EASY ED’S BROADSIDE: ‘Urban Music’ and Other Outdated Structures of the Past
Photo by Avalon Frost via Flickr
When my dad was born in 1919, music that was performed by black people was released on 78 rpm discs and called “race records.” It was a designation of multiple genres, including blues, jazz, and spirituals. By the time I came into the world in the early 1950s, the designation had changed to rhythm and blues, thanks to Jerry Wexler at Atlantic Records, who felt it was a more appropriate description. In the late ’60s the genre was rebranded again to soul music, and in June 1982 Billboard magazine decided to change it again, and their weekly charts became Black Singles and Black Albums.
While this genre name-changing was occurring at record labels and trade publications, a New York radio disc jockey named Frankie Crocker began to use “urban” to identify a radio format consisting of music made by black people. By the time the mid-’80s rolled around, the urban music identifier — also called urban contemporary and urban pop — had transferred across all areas of the music industry. Most record labels created separate departments for urban A&R, marketing and promotion, literally a parallel company within a company.
In the weeks after George Floyd’s murder, amid protests and a national political and cultural reckoning on racism in America, the major music corporations participated in a day of reflection called #BlackoutTuesday. Some used it as a day for town hall meetings with their staffs, others established scholarship funds or donated to music and social issue charities. The large streaming services also participated, either by creating playlists by black musicians and/or matching employee contributions.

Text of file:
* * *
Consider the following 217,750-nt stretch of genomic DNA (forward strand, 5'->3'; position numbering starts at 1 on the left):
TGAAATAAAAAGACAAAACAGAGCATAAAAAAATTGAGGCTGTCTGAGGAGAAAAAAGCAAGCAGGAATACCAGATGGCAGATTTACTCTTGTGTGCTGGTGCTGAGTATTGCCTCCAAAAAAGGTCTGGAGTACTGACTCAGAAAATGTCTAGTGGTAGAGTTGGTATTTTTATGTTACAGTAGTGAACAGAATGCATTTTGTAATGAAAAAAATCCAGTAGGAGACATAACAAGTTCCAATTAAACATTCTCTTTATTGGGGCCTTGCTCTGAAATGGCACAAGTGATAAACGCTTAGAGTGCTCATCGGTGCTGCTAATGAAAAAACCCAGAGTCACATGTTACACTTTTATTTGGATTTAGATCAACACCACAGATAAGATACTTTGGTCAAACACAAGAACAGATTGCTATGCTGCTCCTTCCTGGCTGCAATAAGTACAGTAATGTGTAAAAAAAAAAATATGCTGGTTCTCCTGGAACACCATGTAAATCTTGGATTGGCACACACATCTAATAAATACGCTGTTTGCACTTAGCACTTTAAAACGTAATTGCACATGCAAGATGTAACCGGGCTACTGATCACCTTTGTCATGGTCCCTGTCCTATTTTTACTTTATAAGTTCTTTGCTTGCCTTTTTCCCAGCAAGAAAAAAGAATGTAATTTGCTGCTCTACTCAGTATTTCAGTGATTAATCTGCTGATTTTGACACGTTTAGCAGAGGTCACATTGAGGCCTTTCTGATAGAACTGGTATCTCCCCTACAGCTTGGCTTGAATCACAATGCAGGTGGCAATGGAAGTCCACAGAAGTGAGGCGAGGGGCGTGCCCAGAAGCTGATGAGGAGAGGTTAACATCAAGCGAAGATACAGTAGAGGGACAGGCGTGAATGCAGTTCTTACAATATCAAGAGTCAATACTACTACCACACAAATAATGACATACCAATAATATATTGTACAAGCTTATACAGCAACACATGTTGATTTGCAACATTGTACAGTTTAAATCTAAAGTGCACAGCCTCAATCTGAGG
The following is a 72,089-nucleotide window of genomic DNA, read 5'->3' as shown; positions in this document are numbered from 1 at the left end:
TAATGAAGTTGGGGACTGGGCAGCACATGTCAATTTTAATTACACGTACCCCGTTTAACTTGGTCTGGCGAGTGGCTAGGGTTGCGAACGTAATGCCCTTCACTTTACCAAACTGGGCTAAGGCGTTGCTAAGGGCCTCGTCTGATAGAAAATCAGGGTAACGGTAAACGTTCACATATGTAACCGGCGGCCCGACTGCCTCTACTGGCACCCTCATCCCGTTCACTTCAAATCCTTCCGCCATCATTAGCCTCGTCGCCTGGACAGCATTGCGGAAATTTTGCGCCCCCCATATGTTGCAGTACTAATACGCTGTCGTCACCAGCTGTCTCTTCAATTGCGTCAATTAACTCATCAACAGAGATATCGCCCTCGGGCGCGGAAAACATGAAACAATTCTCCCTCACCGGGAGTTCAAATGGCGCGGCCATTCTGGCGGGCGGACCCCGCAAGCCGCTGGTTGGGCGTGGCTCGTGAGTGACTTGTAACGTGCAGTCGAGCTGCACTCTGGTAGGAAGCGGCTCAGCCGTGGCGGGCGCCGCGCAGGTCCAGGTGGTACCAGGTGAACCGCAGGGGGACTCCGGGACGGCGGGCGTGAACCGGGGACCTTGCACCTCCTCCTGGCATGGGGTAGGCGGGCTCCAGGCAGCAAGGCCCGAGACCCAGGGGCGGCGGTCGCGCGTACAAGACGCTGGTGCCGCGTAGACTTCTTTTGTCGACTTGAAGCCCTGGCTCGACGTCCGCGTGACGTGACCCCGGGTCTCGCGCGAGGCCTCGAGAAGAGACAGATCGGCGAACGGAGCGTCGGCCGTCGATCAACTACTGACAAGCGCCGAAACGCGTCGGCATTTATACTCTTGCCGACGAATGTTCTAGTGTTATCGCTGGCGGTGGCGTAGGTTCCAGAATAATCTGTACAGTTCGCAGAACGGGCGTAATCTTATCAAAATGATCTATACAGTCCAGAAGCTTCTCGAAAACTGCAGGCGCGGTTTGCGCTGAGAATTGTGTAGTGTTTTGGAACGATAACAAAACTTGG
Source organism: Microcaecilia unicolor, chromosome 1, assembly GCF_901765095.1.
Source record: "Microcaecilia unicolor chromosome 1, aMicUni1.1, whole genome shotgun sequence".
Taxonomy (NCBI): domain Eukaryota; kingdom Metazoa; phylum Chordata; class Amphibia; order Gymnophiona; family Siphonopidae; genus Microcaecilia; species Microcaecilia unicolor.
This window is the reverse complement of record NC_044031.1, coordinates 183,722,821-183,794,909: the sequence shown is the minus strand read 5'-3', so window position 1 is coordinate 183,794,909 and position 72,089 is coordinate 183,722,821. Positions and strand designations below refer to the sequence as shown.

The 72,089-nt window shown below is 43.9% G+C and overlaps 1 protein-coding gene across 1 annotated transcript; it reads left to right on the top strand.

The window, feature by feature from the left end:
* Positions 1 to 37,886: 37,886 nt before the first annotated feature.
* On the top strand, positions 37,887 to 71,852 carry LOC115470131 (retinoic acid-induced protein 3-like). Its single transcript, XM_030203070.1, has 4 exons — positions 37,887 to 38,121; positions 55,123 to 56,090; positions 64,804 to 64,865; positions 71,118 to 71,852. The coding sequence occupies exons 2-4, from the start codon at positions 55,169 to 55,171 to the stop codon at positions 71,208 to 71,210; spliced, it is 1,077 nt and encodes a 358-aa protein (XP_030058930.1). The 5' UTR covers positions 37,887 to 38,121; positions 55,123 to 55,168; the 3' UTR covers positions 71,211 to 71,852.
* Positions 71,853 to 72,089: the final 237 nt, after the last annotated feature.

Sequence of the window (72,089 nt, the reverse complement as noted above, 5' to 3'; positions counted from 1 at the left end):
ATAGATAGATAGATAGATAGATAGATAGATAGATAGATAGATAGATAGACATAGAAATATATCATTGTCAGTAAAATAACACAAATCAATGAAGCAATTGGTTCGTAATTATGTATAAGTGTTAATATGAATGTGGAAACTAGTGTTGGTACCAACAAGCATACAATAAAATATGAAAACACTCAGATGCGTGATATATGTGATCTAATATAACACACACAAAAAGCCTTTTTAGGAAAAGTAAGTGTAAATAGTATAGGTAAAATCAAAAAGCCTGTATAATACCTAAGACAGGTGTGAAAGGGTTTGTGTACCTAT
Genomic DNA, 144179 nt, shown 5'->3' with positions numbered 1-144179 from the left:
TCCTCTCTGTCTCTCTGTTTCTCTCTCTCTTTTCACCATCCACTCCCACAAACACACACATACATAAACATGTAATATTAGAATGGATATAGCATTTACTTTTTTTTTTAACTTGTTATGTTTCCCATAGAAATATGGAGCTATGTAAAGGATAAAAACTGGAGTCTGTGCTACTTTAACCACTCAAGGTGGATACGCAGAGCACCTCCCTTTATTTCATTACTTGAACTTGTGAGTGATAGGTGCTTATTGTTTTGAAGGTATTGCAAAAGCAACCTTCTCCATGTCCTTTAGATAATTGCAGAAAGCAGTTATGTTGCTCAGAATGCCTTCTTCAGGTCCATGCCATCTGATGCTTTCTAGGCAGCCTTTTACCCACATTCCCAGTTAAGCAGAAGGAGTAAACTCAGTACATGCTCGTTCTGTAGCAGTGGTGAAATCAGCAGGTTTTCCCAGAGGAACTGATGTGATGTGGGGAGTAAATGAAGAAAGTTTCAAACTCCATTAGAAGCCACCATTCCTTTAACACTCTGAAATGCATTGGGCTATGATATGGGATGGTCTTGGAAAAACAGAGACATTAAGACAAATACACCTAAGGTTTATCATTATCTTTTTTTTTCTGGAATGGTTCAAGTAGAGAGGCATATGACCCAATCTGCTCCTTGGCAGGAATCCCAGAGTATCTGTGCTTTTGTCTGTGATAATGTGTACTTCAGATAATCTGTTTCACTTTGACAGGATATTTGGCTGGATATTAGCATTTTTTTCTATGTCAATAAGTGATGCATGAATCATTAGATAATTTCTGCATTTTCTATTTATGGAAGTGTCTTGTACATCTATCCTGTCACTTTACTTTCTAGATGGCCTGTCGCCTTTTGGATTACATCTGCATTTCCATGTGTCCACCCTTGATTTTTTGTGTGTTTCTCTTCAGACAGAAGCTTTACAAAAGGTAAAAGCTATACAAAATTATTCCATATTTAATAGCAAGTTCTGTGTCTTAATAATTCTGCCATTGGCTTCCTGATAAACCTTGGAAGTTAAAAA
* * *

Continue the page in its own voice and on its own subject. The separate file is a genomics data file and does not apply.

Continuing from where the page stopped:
Rolling Stone published an article about these efforts, which many in the industry thought fell short of the mark.
“Outside of the low-hanging fruit of donations, task force announcements, and mass meetings, the industry has announced scant tangible changes,” the article said. “And many music employees are expressing worry that the one-time donations are performative rather than substantive. No labels have pledged long-term financial adjustments for artist royalties or conversations around employee pay disparity, for example.”
Republic Records, a very successful division of Universal Music Group, the world’s leading music company, decided to make a concrete step by announcing that it would cease using the term “urban” to describe music made by black people. Variety received a copy of their internal memo that reads in part:
“Over time the meaning and connotations of ‘urban’ have shifted and it developed into a generalization of Black people in many sectors of the music industry, including employees and music by Black artists. While this change will not and does not affect any of our staff structurally, it will remove the use of this antiquated term.”
And in the public announcement, they offered this:
“We encourage the rest of the music industry to consider following suit as it is important to shape the future of what we want it to look like, as to not adhere to the outdated structures of the past.”
When I read the words “outdated structures of the past,” my mind conjured up so many outdated things that I began writing them down on Post-it notes with my fountain pen. Here are a few in no particular order —not all are structures, necessarily, but they’re outdated nonetheless:
Yellow legal pads
Statues of Confederate generals
Did the music industry just solve the racial problem? As of this writing, Warner Music Group, iHeart Radio, and the Recording Industry Association of America (RIAA), which produces the Grammy Awards, have announced that they too are eliminating the term “urban music.” Guess that’s all it takes.
Many of my past columns, articles, and essays can be accessed here at my own site, therealeasyed.com. I also aggregate news and videos on both Flipboard and Facebook as The Real Easy Ed: Americana and Roots Music Daily. My Twitter handle is @therealeasyed and my email address is firstname.lastname@example.org.